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Lawmakers to repay house and car loans in full by August 7

There were outstanding loans amounting to Sh213.1 million for both MPs and parliamentary staff. FILE PHOTO | NMG
There were outstanding loans amounting to Sh213.1 million for both MPs and parliamentary staff. FILE PHOTO | NMG 

MPs will repay their mortgage and car loans before the end of their term on August 7, the administrator of the two schemes has said.

Michael Sialai, the Clerk of the National Assembly said none of the 416 lawmakers will lose their luxurious, top of the range vehicles and palatial homes at the end of their term.

“I want to assure Kenyans that no funds will be lost because at the end of it (term), all loans will be recovered,” Mr Sialai told a two-day workshop for parliamentary journalists in Mombasa.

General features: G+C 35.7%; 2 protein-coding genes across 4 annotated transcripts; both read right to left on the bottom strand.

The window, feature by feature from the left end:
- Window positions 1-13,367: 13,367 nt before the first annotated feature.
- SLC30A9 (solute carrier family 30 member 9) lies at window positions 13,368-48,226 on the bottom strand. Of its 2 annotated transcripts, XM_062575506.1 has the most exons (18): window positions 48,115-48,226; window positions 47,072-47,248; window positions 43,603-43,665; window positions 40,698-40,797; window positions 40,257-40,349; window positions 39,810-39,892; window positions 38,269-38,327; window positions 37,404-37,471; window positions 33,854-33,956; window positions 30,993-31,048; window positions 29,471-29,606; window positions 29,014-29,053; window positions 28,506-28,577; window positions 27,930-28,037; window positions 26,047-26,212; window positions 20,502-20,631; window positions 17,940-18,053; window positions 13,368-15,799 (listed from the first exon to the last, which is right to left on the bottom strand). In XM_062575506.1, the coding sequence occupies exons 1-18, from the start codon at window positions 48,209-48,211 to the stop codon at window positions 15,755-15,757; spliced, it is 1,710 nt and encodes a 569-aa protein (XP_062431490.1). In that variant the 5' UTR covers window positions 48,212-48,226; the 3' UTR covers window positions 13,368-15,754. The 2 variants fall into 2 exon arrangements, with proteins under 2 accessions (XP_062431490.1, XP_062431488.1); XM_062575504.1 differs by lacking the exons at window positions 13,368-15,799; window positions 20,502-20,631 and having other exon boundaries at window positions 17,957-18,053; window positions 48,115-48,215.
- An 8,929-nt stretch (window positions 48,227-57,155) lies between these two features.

“Unlike in the past, we now know the calendar of Parliament and therefore able to project recoveries,” Mr Sialai said.

He said the issue of car loans arose from the Auditor-General Edward Ouko’s report for 2015/16 on the Parliamentary Mortgage Scheme and the Car Loans Scheme.

“Things have changed and loans have been repaid. Majority of MPs are almost finishing their loans since we scheduled the repayments to be completed at end of their terms,” he said in response to a story published by the Business Daily on Monday.

The story reported that nearly 100 MPs were under immense pressure to clear low-cost mortgage and car loans.

Mr Ouko said in an audit report on the Parliamentary Service Commission (PSC) Car Loans Scheme Fund for the year to June 2016 that there were outstanding loans amounting to Sh213.1 million for both MPs and parliamentary staff.

The lawmakers are entitled to a Sh20 million mortgage and a Sh7 million car loan that they are, however, required to repay on or before the end of parliamentary terms. 

The lawmakers are also entitled to a Sh5 million car grant, which they do not repay.

Through its Car Loan Scheme Fund, the PSC has asked MPs not to rely on their monthly payslip deductions to repay the money due, but to instead “make additional payments from other sources.”

“This will ensure early repayment and release of original logbooks to facilitate their discharge and transfer to the owners,” the Fund said in a report to Mr Ouko.

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